In-depth test by John Stevenson, international editor
A modern reincarnation of a classic saddle, the Brooks Swallow Classic eventually becomes comfortable, but the necessary perseverance may not be for everyone.
This is the way all bike saddles were once made, with a piece of thick genuine leather stretched over a frame. Eventually the leather wears and softens so it conforms to your bum, just as a pair of leather shoes wears to fit your feet. Or at least that’s the theory and the folk wisdom.
After a few hundred kilometers of riding, it seems to be working. The Swallow is getting more comfortable, though it’s definitely on the firm side.
It’s not hard to get the Brooks Swallow Classic reasonably comfortable to start with. As it ships, the Swallow has its leather top stretched tight over its weight-saving titanium frame. Back off the adjuster nut under the frame and riding the Swallow instantly goes from being like sitting on a lump of wood to sitting on a springy but firm seat.
It feels initially harsh, but it gets better in the short run, and should get very much better in the long run, after lots of use and a few more applications of the supplied Proofide polish and conditioner. (Incidentally, Chris Juden of the CTC has some good advice on caring for Brooks saddles.)
The Swallow Classic is a reincarnation of a highly sought-after saddle of the 1930s. Original Swallows had the same cut-away underside as the Classic, but were sewn together underneath. A couple of years ago Brooks – now part of Italian saddle maker Selle Royal – made a limited run of 999 old-style Swallow saddles. They sold out to aficionados quickly despite a hefty price tag. The Classic is a more affordable version, with the time-consuming and expensive hand-stitching replaced by rivets to join the underside.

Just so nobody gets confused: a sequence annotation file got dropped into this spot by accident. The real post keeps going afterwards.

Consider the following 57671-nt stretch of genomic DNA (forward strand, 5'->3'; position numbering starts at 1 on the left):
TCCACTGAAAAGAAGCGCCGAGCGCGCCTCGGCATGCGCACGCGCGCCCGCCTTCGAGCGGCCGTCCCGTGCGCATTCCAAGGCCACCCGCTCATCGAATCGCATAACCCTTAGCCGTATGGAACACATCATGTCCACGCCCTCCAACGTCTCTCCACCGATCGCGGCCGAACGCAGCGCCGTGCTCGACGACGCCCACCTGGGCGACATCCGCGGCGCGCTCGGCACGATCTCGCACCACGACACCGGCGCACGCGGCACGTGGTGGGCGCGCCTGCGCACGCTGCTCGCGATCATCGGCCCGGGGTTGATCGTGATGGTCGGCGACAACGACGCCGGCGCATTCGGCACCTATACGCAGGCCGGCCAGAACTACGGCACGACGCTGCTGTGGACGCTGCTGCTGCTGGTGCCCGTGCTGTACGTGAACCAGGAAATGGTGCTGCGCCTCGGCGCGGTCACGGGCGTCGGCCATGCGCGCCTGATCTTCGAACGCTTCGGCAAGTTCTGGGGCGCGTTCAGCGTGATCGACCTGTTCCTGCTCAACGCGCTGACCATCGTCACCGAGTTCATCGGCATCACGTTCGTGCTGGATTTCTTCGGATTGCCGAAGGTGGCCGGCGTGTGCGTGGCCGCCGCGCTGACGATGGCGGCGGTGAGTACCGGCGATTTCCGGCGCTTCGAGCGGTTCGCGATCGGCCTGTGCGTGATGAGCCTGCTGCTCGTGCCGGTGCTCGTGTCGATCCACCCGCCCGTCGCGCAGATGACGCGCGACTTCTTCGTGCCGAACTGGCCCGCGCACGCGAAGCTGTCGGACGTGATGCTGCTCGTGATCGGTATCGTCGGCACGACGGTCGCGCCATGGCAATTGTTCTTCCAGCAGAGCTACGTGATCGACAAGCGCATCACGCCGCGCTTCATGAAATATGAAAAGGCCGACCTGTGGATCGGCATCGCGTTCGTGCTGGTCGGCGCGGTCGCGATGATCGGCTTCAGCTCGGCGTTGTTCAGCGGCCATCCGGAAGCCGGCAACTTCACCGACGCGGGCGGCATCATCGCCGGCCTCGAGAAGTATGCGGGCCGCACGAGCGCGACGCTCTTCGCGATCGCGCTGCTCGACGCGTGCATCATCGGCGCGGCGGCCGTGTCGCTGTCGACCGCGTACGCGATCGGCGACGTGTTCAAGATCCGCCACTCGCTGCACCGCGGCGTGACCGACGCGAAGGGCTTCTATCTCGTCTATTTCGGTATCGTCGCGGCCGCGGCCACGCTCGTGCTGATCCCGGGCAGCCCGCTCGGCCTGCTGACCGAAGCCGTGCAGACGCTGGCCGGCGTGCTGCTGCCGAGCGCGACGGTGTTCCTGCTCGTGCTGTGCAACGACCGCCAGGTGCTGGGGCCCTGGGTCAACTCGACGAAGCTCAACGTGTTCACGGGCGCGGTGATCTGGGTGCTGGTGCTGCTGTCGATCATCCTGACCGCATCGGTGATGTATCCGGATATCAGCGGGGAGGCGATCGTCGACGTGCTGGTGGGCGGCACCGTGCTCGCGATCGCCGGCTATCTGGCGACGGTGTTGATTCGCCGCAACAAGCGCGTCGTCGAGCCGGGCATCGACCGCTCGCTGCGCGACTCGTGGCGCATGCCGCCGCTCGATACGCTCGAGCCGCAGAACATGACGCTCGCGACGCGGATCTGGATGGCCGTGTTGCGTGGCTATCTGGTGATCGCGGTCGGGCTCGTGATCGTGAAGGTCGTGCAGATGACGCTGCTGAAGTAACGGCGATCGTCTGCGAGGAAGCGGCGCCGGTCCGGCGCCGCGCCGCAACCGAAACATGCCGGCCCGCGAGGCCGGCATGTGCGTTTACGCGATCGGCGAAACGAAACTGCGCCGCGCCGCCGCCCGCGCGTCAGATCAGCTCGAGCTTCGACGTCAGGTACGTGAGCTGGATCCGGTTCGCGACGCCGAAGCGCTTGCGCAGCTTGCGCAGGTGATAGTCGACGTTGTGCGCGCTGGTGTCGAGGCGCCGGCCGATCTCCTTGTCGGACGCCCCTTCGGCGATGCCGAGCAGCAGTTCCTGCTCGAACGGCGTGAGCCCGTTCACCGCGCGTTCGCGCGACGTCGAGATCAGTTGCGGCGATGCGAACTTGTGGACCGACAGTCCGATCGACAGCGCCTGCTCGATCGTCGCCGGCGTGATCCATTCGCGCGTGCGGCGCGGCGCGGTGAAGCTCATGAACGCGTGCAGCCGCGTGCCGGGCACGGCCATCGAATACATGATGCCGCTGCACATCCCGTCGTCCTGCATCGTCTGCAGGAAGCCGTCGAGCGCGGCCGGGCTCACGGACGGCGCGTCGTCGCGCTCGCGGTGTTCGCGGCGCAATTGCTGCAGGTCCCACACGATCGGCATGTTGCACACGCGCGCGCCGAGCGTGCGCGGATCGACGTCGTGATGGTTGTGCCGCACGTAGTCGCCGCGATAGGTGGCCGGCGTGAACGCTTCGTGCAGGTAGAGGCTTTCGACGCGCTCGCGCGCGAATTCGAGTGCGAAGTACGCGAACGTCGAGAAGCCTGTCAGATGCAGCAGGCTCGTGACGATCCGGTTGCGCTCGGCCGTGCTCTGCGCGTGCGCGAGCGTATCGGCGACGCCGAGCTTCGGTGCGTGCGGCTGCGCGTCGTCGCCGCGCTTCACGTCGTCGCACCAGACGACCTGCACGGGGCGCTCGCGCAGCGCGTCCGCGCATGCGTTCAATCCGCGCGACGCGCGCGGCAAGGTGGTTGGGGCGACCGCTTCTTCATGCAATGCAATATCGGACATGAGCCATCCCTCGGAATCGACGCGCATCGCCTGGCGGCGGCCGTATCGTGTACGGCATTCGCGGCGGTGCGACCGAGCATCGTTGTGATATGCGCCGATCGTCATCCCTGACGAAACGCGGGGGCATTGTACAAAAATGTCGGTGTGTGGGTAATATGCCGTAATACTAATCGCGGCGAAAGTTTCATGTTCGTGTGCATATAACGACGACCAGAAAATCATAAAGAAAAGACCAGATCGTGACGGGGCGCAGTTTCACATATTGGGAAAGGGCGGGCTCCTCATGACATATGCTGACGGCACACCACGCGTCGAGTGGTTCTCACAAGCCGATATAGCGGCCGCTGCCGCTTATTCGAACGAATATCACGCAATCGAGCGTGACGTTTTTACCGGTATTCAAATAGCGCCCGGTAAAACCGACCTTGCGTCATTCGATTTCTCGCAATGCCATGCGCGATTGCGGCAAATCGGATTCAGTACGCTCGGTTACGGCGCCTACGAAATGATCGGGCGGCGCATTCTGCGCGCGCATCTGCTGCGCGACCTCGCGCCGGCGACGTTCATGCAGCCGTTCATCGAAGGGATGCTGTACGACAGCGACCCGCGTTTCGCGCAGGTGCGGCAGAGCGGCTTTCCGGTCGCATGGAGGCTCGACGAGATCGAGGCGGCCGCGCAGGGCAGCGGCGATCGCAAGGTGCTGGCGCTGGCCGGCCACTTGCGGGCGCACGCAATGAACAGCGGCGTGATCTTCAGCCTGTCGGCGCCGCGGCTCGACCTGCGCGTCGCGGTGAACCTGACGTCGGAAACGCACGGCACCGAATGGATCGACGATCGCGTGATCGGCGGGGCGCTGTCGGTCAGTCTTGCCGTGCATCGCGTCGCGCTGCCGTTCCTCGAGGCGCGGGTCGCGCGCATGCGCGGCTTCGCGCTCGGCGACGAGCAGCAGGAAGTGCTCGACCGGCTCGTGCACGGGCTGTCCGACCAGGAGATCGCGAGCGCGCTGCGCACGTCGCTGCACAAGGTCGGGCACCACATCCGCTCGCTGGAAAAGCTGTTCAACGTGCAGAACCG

There’s something marvelously eccentric about this saddle. Stretching a lump of thick leather across a metal frame is about the heaviest way to make a saddle. Making the frame out of titanium produces a lightweight version – for values of ‘lightweight’ that include ‘heavier than any other racing saddle on the market’. Cutting down the sides of the saddles and joining them underneath also helps. A bit.
At 360g it’s still hardly featherweight, but a lot lighter than the 500+g of steel-railed Brooks saddles like the Professional. You don’t make a saddle like this because anyone really cares about those 150 grams – they’d buy a genuinely light saddle if they did – you do it because you can.
It has saddlebag loops, a feature last seen on saddles not marked ‘Brooks’ some time in the 1980s.
You have to look after it, feeding it Proofide and popping its little raincoat on if you’re going to leave it out in the wet. Like Flann O’Brien’s bikes in the Third Policeman, it clearly would prefer to be inside by the fire – you can bet those bikes had leather saddles.
What we have here, then, is a gently mad combination of old techniques and new materials that forces you to pay it attention, beyond just tweaking its position so it sits right under your bum. And all of this is rather wonderful.
It reminds me of the heating system in a house I rented years ago. You had to keep feeding it just the right sort of pebble-sized lumps of coal or it went out, but if you paid it enough love you were rewarded with a constantly warm and dry house. Oh, and a big fuel bill compared to gas or electric heating, though it was still worth every penny.
I love this saddle for the same reasons I loved that heating system. It’s alive. You have to get involved with it to get the best out of it. Terrific stuff.